Archive for December, 2010

This post is part of the #reverb10 project that provides daily topics throughout December to help us reflect on the past year and sets intentions for the year ahead.

Day 31 topic: Core story. What central story is at the core of you, and how do you share it with the world? (Bonus: Consider your reflections from this month. Look through them to discover a thread you may not have noticed until today.)

When examining my life this year, I realized the core of it was was similar to this poem by Billy Collins (although he interpreted his poem differently based on the title). The analogies worked for 2010 in my thought processes: It’s overwhelming. Take the plunge. Oh no, I lost footing. Two steps backward. Think outside the box–keep trying. Whew, I’m ahead–three steps forward! Wobble. Uncertainty. Full speed ahead! Oops, can’t catch up, too far behind. Barely treading. Refuse to give up. Self-doubt. Focus! Resilience! Excitement. Spontenaity. Onward and upward!


For Bartleby the Scrivener

by Billy Collins

Every time we get a big gale around here
some people just refuse to batten down.

We estimate that

ice skating into a sixty
mile an hour wind, fully exerting
the legs and swinging arms

You will be pushed backward
an inch every twenty minutes.

in a few days, depending on
the size of the lake,
the backs of your skates
will touch land.

You will then fall on your ass
and be blown into the forest.

if you gather enough speed by flapping your arms
and keeping your skates pointed

you will catch up to other
flying people who refused to batten down.
You will exchange knowing waves
as you ride the great wind north.

By the way, the one and only time I ice skated, I took down a group of people when I crashed and burned in the middle of a skating party. Long story. But I am planning another ice skating adventure in 2011. Watch out! And happy New Year!

What was the central story at the core of you in 2010?

This post is part of the #reverb10 project that provides daily topics throughout December to help us reflect on the past year and sets intentions for the year ahead.

Day 30 topic: Gift. This month, gifts and gift-giving can seem inescapable. What’s the most memorable gift, tangible or emotional, you received this year?

This year was such a rollercoaster with my dogs’ health. Not a gift in any way, shape, or form.

My dog Luna has chronic e. coli and new urinary tract infections about every 6 weeks–she’s had them since she was about 3 (she’ll be 9 next year). Every culture of hers shows different results.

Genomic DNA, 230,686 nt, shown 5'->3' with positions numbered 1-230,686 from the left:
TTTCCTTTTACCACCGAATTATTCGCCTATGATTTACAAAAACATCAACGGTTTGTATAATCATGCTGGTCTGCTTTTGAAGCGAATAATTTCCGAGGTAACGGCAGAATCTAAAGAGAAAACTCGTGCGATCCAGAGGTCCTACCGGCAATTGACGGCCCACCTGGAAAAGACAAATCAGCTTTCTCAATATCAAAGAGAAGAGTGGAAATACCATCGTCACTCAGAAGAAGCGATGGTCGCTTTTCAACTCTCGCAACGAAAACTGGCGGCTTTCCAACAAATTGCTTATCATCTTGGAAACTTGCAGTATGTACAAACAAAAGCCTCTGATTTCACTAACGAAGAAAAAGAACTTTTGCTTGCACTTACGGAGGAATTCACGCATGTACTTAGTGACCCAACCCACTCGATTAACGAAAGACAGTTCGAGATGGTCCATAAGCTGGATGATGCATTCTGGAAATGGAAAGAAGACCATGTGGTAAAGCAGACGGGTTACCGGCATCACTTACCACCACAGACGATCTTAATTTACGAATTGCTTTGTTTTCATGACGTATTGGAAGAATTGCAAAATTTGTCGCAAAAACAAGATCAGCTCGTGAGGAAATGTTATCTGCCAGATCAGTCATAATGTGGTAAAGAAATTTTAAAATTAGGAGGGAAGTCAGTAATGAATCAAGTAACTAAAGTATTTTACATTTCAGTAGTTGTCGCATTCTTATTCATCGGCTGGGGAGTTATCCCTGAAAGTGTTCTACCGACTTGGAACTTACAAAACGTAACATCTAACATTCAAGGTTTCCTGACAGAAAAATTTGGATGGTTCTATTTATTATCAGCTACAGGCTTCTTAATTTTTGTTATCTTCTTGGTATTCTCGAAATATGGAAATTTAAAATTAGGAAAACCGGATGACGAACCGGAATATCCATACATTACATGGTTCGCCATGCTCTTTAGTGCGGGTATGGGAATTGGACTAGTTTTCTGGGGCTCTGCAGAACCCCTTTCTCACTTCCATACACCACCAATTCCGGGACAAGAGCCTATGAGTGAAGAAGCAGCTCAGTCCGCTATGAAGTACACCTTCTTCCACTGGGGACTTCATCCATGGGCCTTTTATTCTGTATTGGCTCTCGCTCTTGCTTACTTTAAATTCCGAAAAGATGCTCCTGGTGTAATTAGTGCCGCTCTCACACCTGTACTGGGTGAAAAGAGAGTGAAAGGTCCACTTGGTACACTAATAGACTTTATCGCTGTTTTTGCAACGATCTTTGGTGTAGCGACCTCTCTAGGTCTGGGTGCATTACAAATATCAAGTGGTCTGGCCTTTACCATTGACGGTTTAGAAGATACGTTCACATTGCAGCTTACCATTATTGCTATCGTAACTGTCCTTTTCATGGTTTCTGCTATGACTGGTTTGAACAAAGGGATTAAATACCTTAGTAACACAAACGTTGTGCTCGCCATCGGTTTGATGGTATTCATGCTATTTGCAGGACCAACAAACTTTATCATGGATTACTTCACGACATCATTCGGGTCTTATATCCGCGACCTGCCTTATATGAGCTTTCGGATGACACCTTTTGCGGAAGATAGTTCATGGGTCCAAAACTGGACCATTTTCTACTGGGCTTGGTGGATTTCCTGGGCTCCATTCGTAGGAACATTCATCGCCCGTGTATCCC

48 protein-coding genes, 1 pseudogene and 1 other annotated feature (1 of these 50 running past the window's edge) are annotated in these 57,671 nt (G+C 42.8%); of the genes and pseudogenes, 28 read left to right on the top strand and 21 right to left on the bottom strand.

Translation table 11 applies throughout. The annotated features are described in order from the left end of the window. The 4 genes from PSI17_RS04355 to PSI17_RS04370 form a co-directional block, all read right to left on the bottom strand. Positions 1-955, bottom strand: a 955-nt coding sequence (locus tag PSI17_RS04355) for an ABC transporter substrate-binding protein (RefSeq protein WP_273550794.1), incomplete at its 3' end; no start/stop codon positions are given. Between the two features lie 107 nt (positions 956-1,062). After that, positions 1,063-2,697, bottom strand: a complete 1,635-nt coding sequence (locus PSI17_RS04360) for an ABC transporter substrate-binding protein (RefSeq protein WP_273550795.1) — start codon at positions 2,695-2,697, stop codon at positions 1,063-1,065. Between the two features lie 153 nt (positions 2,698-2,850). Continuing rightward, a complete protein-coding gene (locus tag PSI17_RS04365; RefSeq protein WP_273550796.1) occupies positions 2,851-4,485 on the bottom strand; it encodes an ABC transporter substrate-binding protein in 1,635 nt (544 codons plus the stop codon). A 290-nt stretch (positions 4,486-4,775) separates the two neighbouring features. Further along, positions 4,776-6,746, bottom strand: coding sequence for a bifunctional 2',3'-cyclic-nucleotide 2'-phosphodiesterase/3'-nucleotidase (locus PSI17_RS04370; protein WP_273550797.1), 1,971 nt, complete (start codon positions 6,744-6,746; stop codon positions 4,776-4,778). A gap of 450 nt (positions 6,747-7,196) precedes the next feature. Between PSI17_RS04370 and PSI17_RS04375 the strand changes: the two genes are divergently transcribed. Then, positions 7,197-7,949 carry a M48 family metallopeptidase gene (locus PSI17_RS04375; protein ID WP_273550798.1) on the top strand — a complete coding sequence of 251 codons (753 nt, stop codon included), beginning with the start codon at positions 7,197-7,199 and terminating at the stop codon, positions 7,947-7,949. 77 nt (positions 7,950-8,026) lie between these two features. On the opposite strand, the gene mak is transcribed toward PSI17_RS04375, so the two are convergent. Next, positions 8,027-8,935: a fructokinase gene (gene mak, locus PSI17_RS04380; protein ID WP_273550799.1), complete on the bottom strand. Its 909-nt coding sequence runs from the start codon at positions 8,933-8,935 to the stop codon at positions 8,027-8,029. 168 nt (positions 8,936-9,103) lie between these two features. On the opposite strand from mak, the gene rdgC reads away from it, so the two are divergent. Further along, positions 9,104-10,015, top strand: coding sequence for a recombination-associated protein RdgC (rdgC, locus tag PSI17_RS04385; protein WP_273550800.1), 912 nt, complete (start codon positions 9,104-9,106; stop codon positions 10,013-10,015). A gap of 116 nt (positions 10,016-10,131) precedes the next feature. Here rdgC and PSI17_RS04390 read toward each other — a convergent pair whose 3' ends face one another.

Luna and Frisbee in their younger years

I’ve had five different vets try to figure out why. She’s had ultrasounds and more tests than I would ever want. Even The Cummings School of Veterinary Medicine at Tufts University, The College of Veterinary Medicine at Cornell University, and The College of Veterinary Medicine at Colorado State University have drawn blanks about her issues; one wants to write about her condition for their veterinary publication. I’ve consulted various western and holistic vets about this condition as well. Next up, an internal scope on January 3.

12-year-old Frisbee has canine osteoarthritis and a condition called spondylosis deformans, or bridging spondylosis. He often walks with his back arched, and his back legs sometimes fail. He’s had acupuncture–which makes him feel great!–and various other treatments. He does all right, but the possibility of growing numerous bone spurs looms.

During the quiet of the night, I hear Frisbee snoring away on his bed, occasionally mumbling as he turns. I hear Luna rustling about, dreaming of chasing squirrels and bunnies. Peaceful. Happy in their dreams. They’re alive! The. Best. Gift. Ever.

This post is part of the #reverb10 project that provides daily topics throughout December to help us reflect on the past year and sets intentions for the year ahead.

Day 29 topic: Defining moment. Describe a defining moment or series of events that has affected your life this year.

—-

Every day has at least one defining moment for me. Some are huge, life-changing moments, the others are smaller, but still help shift my brain in subtle ways.

I’m not ready to open a vein in this public forum, but the burst of this year’s smartphones made me define my boundaries, both personally and professionally. And here comes my rant!

I love technology and how it’s progressed to make our lives easier, increase our world view, and all that comes with it. I was a tech power user for awhile back in the 1980s through the early 2000s. I’m “into” social media. I’m so thrilled to have met some great people through it, gotten a number of clients. That’s so rewarding!

Smartphones R Us

But then there are smartphones. When they first appeared on the scene, I lusted after one. Internet-ready? You bet. Phones that could be one-stop for all personal and business needs? Wowzer! And I only have a cell phone; no land lines for me! A smartphone is the next step. But then, after seeing how my friends–even my best friends–changed their personal behavior by having one, I decided to wait before making the purchase commitment.

Can We Talk?

Conversations in real life, even at nice dinners or cultural events, are  interrupted by either a phone call (“sorry, I have to take this), a ping (“you’ve got mail), a buzz (text message), a high-pitched tone (alarm). Out comes the smartphone, bright light shining. My companion texts away, sliding fingers over the screen to find the right apps, becoming more engrossed. Hey, I would, too! Even walking down the street, on a bus, in a scenic spot, wherever, everyone is peering into their tiny device, perhaps tweeting or facebooking. Maybe purposefully avoiding eye contact, pretending to be busy. Finding information, maybe necessary, maybe not.